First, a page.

Community comes together as the New England Highway Bypass of Scone opens to foot traffic

IN a momentous day for the Upper Hunter, the New England Highway Bypass of Scone officially opened to foot traffic on Saturday morning, ten months ahead of schedule.

The finishing touches are now being made on the $137 million project, before traffic begins to flow through in the next couple of days, a move which will transform the Scone CBD.

More than 1000 people had already taken the opportunity to walk the bypass before the official opening ceremony was held at 10am.

Official guests included NSW Minister for Regional Transport and Roads Paul Toole, Federal Member for New England Barnaby Joyce, Member for Upper Hunter Michael Johnsen and Upper Hunter Shire Mayor Wayne Bedggood who were joined by Hunter Valley Police and Emergency Services representatives as well as many local community groups and visitors who were keen to be a part of the historic occasion.

The project was jointly funded by the local, state and federal governments who touted its completion during a sunny ceremony.

Minister Toole said the strong turn-out proved that there was a lot of community interest in the bypass and that it would change the way people moved in and around Scone.

"This is about providing a main street for Scone that is going to be safer, removing heavy vehicles so that they can travel in a much more timely manner," he said.

"Today, we're giving a local street back to a local community.

"This is first of three bypasses that we're delivering for the Upper Hunter and today we're all part of history."

New England MP Barnaby Joyce echoed these sentiments and was full of positivity about the impact the road would have on Scone.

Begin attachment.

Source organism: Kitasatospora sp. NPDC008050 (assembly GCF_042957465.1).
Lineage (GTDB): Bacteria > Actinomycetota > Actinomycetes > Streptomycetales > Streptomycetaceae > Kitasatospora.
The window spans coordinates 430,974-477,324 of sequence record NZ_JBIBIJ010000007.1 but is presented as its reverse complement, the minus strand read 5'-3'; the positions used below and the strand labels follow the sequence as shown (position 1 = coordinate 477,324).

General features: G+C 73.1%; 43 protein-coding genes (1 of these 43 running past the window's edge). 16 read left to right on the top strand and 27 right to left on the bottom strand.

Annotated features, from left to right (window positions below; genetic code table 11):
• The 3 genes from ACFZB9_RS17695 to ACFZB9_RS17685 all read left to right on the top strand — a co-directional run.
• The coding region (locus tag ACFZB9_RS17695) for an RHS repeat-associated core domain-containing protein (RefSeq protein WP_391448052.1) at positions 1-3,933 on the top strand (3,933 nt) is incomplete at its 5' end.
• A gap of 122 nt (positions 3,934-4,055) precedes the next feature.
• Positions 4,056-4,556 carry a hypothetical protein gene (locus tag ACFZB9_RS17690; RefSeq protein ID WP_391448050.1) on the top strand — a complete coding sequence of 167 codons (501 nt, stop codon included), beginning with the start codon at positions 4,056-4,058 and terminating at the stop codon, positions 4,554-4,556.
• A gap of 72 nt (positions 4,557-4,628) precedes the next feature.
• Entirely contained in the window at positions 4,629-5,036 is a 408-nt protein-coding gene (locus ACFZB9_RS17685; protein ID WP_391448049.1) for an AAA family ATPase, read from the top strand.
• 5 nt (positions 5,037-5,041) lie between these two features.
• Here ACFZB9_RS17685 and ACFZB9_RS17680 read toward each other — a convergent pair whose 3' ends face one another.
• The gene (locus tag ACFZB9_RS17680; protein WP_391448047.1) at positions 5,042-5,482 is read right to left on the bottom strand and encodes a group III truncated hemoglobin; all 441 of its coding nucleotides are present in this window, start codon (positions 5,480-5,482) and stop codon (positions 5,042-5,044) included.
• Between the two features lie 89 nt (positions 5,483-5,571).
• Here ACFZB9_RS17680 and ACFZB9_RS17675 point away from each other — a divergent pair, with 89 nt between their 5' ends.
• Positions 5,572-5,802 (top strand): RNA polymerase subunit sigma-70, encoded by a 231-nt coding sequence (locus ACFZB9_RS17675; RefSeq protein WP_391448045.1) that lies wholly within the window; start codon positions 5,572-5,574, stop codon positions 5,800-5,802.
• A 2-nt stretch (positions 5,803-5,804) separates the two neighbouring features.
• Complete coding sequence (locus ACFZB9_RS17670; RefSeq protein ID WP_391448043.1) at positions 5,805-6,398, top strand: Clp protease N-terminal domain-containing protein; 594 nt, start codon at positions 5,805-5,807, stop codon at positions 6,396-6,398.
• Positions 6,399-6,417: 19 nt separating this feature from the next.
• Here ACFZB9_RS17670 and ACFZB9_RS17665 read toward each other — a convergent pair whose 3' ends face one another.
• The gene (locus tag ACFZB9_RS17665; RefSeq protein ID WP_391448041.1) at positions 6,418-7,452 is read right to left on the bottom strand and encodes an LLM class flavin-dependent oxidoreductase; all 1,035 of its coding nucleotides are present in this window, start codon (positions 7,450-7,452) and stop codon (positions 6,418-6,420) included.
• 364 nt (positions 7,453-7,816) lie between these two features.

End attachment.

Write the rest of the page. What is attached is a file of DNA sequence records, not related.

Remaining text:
He said the state and federal governments were working on a program to make sure the New England Highway is a corridor of commerce that is going to bring people to the area for years to come.

"This is what happens when you have a nation with vision," Mr Joyce said.

"This is what happens when you have a government that cares."

Mr Joyce said he didn't believe the opening of the bypass would have a negative effect on local businesses, quite the opposite in-fact.

"I think this is going to be something that brings tourists into the area," he stated.

"People have their concerns, but the cattle trucks and the transport want to go along the bypass and the people who want to see things in town will turn off and this time they will have a little bit of a capacity to stop without a truck up their clacker.

"I think this has been a great outcome for Scone and now we are able to take the next step and keep working as hard as we can for the benefit of the people of Scone."

Michael Johnsen MP said the day had been decades in the making and he thanked the community for their years of patience.

"I was talking to (well-known local) Bill Howey earlier today and he said he still had the paper work from a Scone Traffic Action group meeting in 2001," Mr Johnsen said.

"We were discussing the bypass in a lot more detail and here we are today at the point where we are only a couple of days off traffic flowing onto this bypass.

"There's been a lot of doubt amongst the community about this particular project and understandably so.

"However, the fact that we are here today should give you confidence to know that when we say we're going to do something in Scone and the Upper Hunter we're actually going to do it."

Mr Johnsen said it hasn't always been an easy time for everyone throughout the process of the development, however he believed that Scone had a very bright future with the bypass being the major initiator of hundreds of millions of dollars worth of projects such as the Scone Saleyards redevelopment, White Park equine arena and Scone Aviation Attraction Centre.

"This is a very key part of what Scone will look like in the years to come."

Mayor Bedggood said that while he believes there may be some detrimental effects to the Main Street initially, he believes the opening of the bypass also provides massive opportunities.

"We will be continuing talks with both levels of government with a rail overpass still on the table," he said.

"But in the mean time we also have Kelly Street to consider, a lot of plans have been made there, we've got some funding thanks to the state government, we just need a little bit more help and funding.

"However the good thing is we have got the plans and we can now move forward with that."

Mayor Bedggood concluded by thanking Daracon and praising the community for their patience.

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